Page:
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Tata International focuses on agri business in Africa
Posted Date 2015/12/29 22:09

Tata International Ltd, the trading and distribution arm of Tata Group, is focusing on the agri commodities segment to grow its business in Africa after achieving a significant market penetration in the infrastructure (automobiles, construction equipment, and farm equipment) and the healthcare sector there.


The African subsidiary of the Mumbai-based company is planning to make investment in setting up processing units for exporting pulses from Tanzania, the largest producer of the crop in Africa, a top official said.


Tata Africa Holdings (Tanzania) Ltd, a step-down subsidiary of Tata International, has already started exporting pulses to India from Tanzania 18 months ago and having achieved a volume of 5,000 tones of pulses in 2015, the company is now planning to scale up the business.


“We are now exporting pulses (tur dal) from Tanzania, which are well accepted in India. We are working with farmers to help them improve their productivity. Apart from pulses, we are exporting sesame and cashew nuts. We are looking at coffee out of Uganda,” Ajay Mehra, executive director, Tata Africa Holdings (Tanzania) Ltd, and the head of non-auto, distribution of Tata International in Africa, told The Hindu .


“We are sourcing sesame from many African countries. Right now we are exporting cashew nuts from Tanzania and are looking at Nigeria. We will focus on four commodities primarily for which we have a good market in India and China,” Mr Mehra said.


The plan is to add more countries as the company now operates in 12 countries in Africa. Mr Mehra said there is an opportunity to grow as India faces huge shortfall in pulses.


“We can export coffee and get into cocoa. There is an opportunity to sell rice in Africa,” he said.

Mr Mehta said the company will be investing at the production level and the procurement centres. “We will be setting up processing plants, cleaning plants, and in future could look at pre-packaging from there and exporting to relevant countries,” he said.


Since exports of pulses started in Tanzania, the company will be putting up its facilities there. “We plan to set up two to three centres from where we can clean and process our pulses. It can be done in next five to six months,” he said. He did not quantify the amount to be invested.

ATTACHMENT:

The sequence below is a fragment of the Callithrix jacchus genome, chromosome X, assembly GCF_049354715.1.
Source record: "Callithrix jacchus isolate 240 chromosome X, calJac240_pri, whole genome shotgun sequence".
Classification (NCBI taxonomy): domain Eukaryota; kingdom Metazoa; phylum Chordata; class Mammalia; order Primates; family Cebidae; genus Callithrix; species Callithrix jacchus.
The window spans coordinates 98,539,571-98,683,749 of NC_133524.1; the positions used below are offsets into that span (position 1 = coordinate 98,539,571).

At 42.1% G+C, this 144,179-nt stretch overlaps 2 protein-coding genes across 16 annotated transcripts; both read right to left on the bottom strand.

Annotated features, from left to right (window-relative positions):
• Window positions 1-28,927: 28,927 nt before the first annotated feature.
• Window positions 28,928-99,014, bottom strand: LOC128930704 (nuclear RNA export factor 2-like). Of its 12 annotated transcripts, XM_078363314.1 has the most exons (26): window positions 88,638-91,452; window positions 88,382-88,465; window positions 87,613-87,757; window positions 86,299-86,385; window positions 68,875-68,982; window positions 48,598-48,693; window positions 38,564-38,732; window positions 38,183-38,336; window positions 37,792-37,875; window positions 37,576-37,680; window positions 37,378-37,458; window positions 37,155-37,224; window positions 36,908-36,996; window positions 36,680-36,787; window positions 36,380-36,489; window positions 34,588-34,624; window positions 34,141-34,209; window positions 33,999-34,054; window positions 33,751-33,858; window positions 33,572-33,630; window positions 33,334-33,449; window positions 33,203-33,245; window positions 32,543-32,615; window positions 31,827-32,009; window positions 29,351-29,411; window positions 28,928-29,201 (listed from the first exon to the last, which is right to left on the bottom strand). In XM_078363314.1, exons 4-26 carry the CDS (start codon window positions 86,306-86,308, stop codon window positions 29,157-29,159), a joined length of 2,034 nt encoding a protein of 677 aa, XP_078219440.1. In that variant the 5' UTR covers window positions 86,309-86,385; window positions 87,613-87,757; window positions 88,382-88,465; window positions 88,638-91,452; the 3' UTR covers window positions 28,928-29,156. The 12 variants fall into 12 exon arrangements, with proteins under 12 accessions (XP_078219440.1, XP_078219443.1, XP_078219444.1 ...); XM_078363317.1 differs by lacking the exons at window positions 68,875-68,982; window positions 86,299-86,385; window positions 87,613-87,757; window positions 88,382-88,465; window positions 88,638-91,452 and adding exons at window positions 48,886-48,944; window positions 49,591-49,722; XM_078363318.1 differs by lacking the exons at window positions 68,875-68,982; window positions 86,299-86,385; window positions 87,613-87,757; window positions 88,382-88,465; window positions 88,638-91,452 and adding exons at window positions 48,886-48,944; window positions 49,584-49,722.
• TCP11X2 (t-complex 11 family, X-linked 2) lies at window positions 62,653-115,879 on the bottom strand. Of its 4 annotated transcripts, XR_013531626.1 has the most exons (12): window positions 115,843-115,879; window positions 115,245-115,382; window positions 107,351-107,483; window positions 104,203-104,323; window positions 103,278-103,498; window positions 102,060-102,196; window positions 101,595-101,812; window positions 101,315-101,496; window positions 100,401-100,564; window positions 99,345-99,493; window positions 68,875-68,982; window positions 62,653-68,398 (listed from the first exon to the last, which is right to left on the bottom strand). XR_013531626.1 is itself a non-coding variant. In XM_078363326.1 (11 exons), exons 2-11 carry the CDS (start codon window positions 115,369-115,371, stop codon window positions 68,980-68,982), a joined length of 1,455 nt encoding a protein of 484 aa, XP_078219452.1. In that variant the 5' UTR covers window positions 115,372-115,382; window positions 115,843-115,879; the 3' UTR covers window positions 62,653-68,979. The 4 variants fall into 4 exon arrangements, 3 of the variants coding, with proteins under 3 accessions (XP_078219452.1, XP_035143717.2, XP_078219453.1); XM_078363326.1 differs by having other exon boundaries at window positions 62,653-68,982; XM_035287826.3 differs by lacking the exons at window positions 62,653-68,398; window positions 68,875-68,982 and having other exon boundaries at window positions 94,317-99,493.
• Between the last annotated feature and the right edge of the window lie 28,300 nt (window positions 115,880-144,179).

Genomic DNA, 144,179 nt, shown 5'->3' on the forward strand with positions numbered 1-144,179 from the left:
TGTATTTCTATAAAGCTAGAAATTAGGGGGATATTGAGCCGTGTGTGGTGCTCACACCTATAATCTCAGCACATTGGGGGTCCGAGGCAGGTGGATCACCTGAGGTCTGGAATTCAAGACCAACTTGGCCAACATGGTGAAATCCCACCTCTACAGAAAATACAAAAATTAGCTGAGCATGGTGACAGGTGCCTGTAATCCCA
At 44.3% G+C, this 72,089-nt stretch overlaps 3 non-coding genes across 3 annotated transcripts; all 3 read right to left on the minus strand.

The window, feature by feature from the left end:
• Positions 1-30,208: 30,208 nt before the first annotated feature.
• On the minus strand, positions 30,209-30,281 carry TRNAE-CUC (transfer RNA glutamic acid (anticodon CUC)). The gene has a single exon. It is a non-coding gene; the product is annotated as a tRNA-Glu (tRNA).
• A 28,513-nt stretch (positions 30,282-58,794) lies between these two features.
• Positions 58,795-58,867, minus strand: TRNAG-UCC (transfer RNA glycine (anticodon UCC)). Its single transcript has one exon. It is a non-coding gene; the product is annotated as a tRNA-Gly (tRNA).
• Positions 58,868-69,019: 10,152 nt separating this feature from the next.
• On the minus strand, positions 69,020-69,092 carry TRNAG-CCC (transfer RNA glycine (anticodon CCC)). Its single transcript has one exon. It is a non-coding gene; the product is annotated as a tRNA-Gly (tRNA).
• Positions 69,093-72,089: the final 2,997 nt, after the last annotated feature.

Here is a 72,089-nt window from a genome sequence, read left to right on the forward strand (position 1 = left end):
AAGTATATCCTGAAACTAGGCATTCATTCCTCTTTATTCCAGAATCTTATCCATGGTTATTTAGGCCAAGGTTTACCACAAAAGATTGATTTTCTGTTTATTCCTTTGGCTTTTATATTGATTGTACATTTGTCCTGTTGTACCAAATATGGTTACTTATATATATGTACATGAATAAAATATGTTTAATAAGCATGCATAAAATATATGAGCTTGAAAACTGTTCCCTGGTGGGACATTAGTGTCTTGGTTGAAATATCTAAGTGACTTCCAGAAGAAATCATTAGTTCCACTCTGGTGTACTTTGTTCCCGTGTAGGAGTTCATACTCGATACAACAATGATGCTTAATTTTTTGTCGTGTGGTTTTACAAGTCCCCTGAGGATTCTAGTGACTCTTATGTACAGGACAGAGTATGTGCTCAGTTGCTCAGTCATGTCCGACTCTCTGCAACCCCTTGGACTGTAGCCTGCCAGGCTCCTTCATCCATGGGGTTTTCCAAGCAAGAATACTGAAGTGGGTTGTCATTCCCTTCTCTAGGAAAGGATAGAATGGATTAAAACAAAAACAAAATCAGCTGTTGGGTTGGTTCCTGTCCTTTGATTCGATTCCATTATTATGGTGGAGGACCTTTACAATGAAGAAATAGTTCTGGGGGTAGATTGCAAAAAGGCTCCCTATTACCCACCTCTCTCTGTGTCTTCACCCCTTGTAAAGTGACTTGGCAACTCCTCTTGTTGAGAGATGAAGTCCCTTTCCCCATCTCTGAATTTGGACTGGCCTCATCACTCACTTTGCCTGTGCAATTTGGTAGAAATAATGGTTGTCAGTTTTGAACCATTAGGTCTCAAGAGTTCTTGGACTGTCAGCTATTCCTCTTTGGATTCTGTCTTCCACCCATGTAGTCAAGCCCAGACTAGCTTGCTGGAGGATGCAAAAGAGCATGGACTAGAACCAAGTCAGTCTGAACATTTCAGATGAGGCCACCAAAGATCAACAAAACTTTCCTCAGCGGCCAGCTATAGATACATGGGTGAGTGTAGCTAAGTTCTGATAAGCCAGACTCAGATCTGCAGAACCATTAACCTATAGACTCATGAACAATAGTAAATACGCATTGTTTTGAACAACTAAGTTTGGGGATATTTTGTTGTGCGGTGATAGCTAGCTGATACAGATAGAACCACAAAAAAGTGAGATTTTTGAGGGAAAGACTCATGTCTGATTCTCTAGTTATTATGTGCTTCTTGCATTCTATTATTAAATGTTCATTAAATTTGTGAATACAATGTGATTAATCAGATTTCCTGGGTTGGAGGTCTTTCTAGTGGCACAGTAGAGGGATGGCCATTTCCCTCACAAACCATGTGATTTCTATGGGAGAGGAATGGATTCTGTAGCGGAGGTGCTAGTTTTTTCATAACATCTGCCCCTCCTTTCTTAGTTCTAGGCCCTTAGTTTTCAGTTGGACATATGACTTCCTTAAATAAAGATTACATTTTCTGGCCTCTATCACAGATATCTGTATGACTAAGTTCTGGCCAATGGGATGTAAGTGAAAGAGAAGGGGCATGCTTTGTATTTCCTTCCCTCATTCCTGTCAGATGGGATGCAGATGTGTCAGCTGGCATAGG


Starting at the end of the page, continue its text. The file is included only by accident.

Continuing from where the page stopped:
The target markets for agri commodities are India, China, and some European countries.

Apart from agri commodity exports, the company has been importing agro chemicals such as pesticides and fungicides to Tanzania for the last three years.


“We feel that now we will focus on expanding the agro chemicals distribution to several countries as well as agri commodity sourced out of countries, including Tanzania. In 2015, the total exports were to the tune of 7,000 to 8,000 tonnes,” Mr Mehra said.


Tata International, which generates revenue of $400 million from Africa, wants to become a significant player in every business it has been operating there.


“We want to be among the top two-three players in every country and in each business we are operating. Our objective is to utilise our strength and knowledge because we have been in Africa for 38 years. So we have the first mover advantage,” he said.


The African business constitutes about 20 to 25 per cent of Tata International’s total turnover. Bulk of the revenue comes from the auto business. The company has an employee strength of 1,800, including 100 non-Africans, and the number is set to grow as the agri commodities business is expected to witness a significant growth.


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